Amongst other things, I’m a Pilates teacher and I had an appointment with a friend for a session. She texted me to cancel as she was feeling very under the weather, a recurrent bout of labyrinthitis. No problem. I wished her well and said we would re book when she was better. I saw her the following day and she looked washed out and pale. I remarked on this and she said that she forced herself to come out because she couldn’t sit still, she felt guilty doing it.
I asked her where she thought that came from? Her mother had ingrained in her that you should keep active, even if you felt ill. That was what she was doing, pushing her body to do something, to keep going at all costs because “it’s just the way I am”. This is something I see frequently in women, type A personalities, this drive to keep going at all costs. They push themselves so hard that physical symptoms like Irritable bowel syndrome, migraines, high blood pressure or even chronic fatigue syndrome (CFS) and Myalgicencephalomyelitis (ME) are common; anxiety and depression are the mental partners.
Over the last few years it’s become more common to hold onto the idea that we should be able to multi task, to be a high performing professional, have our own business, be a perfect partner, the perfect wife, the perfect mother. Always driving ourselves to perfection and not recognising or listening to what is going on in our body. I’ve done it myself, resulting in burnout and depression and leaving my profession several years ago. I didn’t listen to the myself, I ignored the physical and mental signs. Piled on the guilt, the shame and the embarrassment at what was happening. Why couldn’t I do all these things? Other women did and they coped, or did they? Or were they just hiding the physical signs, the insomnia and the depression like I did for as long as they could?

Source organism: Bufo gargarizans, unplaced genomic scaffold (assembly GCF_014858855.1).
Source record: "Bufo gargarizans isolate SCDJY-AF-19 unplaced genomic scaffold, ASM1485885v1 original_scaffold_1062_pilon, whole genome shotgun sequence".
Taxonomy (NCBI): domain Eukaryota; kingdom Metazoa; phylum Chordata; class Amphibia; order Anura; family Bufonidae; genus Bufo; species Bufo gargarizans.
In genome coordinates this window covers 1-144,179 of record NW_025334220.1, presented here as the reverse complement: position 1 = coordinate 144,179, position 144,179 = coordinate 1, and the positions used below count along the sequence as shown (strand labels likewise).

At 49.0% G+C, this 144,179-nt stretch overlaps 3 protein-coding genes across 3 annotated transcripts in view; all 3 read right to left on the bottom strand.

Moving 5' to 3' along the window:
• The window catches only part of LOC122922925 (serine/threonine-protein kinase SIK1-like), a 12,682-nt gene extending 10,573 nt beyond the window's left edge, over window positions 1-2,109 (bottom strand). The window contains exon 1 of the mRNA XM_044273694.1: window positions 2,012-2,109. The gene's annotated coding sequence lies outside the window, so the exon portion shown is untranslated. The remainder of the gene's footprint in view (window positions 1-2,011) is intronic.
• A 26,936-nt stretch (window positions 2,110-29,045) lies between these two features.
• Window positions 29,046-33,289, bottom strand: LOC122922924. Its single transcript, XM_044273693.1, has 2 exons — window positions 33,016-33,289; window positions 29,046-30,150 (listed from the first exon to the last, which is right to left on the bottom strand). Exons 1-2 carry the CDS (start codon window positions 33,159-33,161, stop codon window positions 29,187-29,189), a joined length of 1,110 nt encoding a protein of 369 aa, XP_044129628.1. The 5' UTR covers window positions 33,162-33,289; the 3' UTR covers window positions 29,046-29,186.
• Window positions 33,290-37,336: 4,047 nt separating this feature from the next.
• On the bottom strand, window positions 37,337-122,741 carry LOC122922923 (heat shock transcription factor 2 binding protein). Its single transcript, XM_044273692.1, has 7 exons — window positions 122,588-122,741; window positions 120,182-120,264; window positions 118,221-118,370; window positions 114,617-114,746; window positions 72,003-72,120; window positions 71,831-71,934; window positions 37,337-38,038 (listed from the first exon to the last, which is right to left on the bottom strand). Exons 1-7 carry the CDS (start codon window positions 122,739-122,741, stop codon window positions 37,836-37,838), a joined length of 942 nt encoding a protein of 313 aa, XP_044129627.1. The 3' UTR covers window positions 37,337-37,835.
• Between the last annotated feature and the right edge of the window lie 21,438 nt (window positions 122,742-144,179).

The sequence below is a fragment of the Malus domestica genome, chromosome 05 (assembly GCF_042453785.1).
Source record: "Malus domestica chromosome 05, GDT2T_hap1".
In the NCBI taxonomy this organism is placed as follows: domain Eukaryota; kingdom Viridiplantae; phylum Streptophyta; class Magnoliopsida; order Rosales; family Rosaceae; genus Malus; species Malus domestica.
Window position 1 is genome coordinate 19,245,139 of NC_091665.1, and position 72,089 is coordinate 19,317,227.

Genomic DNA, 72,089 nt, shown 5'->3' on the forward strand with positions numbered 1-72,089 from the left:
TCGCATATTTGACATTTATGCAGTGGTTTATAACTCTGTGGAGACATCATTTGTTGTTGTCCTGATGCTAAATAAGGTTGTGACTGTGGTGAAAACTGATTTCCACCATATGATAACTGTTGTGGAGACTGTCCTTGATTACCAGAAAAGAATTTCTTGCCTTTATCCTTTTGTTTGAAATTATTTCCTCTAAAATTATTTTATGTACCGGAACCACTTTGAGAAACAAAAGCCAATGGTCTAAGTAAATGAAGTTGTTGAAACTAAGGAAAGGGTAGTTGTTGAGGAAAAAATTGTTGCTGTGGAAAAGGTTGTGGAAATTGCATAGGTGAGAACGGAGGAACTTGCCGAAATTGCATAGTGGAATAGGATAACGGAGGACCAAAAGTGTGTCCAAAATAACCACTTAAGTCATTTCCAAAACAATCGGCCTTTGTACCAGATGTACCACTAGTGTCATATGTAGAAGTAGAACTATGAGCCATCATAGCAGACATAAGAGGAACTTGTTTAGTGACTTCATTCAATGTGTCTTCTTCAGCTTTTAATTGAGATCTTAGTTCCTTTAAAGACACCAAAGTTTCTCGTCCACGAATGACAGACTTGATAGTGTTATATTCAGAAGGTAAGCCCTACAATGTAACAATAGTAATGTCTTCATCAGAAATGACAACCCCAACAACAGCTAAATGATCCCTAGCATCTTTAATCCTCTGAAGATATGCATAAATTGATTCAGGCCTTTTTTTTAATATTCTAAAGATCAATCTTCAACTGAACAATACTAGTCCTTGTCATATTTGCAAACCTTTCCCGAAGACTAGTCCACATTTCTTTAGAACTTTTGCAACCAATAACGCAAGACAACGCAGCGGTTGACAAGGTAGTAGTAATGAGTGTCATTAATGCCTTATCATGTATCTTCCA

The awful thing is that whilst we are looking for perfection in these things it’s out of reach. What is it anyway? We forget to enjoy ourselves and find contentment. Our joy in life disappears. It’s a downward spiral. It doesn’t have to be like that, it took me years to recover but if we learn to tune into our body and think about the way we are, we can find a different path. We have to stop beating ourselves up because we can’t do everything and be compassionate with our selves. Our best is good enough. I asked my friend “What if it wasn’t the way you were? What if there were another way?” She was quiet and asked me what she could do and I replied “Go home and make yourself a cup of tea, get a good book and sit down. You are doing something you’re looking after yourself.”